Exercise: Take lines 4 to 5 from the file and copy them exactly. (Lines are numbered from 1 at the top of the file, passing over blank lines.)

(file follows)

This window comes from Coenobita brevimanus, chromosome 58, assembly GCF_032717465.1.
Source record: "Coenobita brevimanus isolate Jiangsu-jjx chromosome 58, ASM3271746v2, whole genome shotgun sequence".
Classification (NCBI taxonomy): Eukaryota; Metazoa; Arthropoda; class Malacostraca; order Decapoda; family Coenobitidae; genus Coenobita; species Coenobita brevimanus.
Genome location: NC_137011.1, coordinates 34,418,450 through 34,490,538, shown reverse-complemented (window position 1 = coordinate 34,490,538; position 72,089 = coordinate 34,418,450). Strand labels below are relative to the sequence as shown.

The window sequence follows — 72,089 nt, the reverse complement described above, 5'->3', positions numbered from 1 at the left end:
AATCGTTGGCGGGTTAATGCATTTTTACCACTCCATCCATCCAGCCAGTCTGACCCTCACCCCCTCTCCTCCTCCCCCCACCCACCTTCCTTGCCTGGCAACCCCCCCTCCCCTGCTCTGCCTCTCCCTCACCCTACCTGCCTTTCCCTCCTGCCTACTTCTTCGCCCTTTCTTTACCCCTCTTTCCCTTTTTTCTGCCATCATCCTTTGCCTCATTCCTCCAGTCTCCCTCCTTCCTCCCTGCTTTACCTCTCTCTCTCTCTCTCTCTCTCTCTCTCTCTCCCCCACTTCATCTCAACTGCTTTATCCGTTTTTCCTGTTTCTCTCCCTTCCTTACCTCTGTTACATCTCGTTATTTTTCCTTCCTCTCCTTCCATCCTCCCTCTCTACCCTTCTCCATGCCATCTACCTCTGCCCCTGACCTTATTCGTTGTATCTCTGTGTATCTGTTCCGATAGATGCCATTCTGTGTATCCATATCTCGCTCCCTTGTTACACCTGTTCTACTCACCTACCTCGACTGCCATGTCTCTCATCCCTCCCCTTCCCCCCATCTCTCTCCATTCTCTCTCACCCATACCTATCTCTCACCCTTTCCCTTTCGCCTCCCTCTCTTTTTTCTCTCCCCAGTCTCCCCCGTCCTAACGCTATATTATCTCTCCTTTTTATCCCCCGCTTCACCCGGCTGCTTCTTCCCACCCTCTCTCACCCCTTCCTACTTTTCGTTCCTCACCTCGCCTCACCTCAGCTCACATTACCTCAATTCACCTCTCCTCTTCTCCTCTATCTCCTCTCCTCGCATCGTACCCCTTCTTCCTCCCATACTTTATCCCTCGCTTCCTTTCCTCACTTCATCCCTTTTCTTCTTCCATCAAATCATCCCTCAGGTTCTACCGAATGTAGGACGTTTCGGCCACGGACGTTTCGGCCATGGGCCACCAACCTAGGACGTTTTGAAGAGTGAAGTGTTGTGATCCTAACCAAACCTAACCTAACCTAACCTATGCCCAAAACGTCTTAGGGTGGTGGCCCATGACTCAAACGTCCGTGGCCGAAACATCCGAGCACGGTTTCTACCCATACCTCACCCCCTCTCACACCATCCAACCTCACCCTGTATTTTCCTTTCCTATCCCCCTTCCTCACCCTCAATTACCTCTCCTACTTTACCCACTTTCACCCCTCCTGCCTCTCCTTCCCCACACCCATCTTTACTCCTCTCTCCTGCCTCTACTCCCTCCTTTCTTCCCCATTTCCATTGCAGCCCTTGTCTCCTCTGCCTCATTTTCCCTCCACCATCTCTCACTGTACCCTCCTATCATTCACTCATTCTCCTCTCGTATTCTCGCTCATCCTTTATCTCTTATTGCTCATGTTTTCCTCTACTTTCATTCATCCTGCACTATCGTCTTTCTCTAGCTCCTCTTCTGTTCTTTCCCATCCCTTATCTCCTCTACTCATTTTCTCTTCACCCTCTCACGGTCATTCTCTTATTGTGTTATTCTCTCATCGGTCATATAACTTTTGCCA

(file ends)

Genome location: NC_137011.1, coordinates 34,418,450 through 34,490,538, shown reverse-complemented (window position 1 = coordinate 34,490,538; position 72,089 = coordinate 34,418,450). Strand labels below are relative to the sequence as shown.

The window sequence follows — 72,089 nt, the reverse complement described above, 5'->3', positions numbered from 1 at the left end: